But I think the anarchist movement does.
The most fun and cost-effective exercise in anarchist consciousness-raising I can imagine (at least at this point in the morning, before breakfast) would be the creation of a set of PI novels set in a stateless society.
Genre-crossing is already all the rage in crime fiction. Think Laurell Hamilton's early Anita Blake novels (the ones before sex became the central point of each story), which combined fantasy, horror, and romance with elements of the traditional police procedural. Or Hamilton's Merry Gentry novels, which combine fantasy, detective work, and politics. Or Jim Butcher's novels that blend the traditional PI story with fantasy (and occasionally horror). Or Steven Brust's Vlad Taltos novels, which often mix fantasy with politics and detection.
But this isn't, of course, a feature exclusively or primarily of fantasy fiction. A prime function of today's PI novel seems to be to introduce readers to unfamiliar worlds. Peter Spiegelman's really excellent novels concerned with the New York financial world come immediately to mind. So does the whole sub-genre of mysteries set in ancient Rome (of which Lindsey Davis's Falco stories are, on balance, I think, the best examples).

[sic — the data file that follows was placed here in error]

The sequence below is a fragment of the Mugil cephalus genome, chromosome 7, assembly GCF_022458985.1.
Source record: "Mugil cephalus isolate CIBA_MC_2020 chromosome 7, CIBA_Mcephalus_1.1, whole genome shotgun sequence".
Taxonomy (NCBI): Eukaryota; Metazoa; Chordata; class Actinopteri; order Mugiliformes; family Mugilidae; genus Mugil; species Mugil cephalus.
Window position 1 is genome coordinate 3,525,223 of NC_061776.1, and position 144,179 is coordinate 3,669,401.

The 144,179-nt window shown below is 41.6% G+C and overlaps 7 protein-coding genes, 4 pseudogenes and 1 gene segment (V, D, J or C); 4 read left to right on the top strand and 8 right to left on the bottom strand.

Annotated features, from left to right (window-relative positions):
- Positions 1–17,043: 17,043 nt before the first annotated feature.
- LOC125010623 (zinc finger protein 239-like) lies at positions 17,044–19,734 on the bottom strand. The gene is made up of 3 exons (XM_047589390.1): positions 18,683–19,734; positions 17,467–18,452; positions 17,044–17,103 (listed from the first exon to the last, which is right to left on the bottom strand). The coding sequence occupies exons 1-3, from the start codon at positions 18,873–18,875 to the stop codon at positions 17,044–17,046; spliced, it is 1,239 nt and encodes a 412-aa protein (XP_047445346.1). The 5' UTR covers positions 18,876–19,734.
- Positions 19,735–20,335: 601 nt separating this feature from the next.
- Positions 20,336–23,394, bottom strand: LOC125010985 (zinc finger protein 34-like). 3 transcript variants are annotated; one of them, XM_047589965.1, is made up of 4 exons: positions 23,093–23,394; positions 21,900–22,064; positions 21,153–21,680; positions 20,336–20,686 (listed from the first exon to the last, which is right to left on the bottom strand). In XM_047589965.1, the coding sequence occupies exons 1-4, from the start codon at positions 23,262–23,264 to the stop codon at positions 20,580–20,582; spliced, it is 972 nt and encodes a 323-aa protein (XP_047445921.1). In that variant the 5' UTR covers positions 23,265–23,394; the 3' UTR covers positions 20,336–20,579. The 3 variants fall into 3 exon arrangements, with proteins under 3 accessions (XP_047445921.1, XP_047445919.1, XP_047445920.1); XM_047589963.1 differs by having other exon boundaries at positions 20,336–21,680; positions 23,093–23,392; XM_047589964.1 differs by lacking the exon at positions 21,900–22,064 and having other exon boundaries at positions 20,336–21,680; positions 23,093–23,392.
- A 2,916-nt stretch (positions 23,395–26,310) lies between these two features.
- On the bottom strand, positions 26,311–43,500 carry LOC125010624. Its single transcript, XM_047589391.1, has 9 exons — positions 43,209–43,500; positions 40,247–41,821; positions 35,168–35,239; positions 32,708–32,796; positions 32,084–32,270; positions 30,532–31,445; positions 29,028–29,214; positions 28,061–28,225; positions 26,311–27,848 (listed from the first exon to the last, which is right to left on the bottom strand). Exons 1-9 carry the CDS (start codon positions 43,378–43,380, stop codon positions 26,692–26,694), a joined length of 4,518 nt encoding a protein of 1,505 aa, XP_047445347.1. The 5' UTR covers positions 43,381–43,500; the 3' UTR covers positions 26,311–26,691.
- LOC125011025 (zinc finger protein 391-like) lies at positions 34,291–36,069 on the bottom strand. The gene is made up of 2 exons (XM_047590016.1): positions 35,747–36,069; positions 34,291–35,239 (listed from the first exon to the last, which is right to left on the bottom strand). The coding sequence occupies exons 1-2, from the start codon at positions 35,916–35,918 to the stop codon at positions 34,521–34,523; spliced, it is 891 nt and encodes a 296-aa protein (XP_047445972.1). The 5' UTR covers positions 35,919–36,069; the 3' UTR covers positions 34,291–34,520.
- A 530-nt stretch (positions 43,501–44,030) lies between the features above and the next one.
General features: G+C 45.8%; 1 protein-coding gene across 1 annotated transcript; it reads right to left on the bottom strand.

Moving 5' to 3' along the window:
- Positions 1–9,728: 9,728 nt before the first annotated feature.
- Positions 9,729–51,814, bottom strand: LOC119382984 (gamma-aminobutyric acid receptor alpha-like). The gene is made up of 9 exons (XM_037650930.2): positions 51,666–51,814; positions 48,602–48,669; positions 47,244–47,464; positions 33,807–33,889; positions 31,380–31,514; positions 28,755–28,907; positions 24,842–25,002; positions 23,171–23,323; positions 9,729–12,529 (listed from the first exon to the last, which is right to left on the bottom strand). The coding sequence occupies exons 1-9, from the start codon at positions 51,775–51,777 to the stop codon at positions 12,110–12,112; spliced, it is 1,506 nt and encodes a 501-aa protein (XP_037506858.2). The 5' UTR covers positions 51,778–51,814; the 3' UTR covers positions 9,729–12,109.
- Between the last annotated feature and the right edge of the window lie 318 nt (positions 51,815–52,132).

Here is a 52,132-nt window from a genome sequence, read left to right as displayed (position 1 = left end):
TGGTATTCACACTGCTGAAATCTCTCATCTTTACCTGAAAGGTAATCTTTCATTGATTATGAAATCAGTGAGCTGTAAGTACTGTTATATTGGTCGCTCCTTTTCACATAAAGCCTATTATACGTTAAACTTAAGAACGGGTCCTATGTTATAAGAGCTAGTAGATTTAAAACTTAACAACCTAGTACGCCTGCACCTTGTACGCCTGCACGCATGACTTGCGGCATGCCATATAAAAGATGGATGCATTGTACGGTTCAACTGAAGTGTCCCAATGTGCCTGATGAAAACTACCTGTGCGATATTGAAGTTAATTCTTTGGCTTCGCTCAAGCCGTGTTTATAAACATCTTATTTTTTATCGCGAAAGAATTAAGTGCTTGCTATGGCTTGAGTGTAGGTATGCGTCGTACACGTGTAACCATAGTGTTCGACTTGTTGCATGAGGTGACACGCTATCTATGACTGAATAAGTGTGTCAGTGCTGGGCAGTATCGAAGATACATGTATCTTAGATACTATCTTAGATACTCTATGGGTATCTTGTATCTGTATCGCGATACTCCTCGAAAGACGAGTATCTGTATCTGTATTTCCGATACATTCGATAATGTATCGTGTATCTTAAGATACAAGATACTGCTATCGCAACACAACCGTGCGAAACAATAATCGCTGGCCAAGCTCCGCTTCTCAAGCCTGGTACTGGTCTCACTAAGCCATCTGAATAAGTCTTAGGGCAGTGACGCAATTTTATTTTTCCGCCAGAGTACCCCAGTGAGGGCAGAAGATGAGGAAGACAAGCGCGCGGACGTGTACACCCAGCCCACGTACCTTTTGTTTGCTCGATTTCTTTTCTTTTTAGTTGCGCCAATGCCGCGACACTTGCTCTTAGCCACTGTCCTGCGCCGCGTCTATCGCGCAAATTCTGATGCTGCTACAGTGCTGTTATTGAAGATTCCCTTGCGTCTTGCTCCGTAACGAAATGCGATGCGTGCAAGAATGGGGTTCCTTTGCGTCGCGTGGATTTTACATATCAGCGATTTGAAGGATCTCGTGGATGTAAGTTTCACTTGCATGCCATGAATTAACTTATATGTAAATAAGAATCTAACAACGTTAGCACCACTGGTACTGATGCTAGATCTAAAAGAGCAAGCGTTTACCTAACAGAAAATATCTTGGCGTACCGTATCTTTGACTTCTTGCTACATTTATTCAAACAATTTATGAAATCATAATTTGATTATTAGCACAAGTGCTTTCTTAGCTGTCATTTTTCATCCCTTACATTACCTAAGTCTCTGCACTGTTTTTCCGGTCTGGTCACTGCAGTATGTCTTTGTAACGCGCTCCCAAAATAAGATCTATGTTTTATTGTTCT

So: why not a series that integrates SF and politics with the Chandleresque PI story, offering the reader a window into the diverse sorts of communities that would doubtless figure in a stateless society through the eyes of a shamus?
Fiction about radically different social alternatives runs a serious risk of being boring and self-righteous if its primary purpose is explain what's wrong with current society while highlighting the advantages of an alternative. It's likely to be heavy on philosophical dialogue and exposition.
The need to write a good PI story, with no more exposition than you'd get in any piece of detective fiction or SF introducing readers to an unfamiliar environment, would make the boring and self-righteousness less likely (you can never rule out the possibility of either entirely, of course).
The series would be a great opportunity to put different anarchic options on display and to do what fiction of this sort always does: show how the sausages are made by revealing a society's seamy under-side. Thus, it would facilitate self-critical reflection by anarchists on their various projects. But, more importantly, it would help to normalize anarchism in the minds of an ordinary reader just interested in picking up something different in the mystery or SF section of her local bookstore.
I'm not volunteering—just proposing. I'd love to see volunteers come forward, so we could rally around them. But if you just want to debate my suggestion, that's OK, too.
I look forward to hearing from you.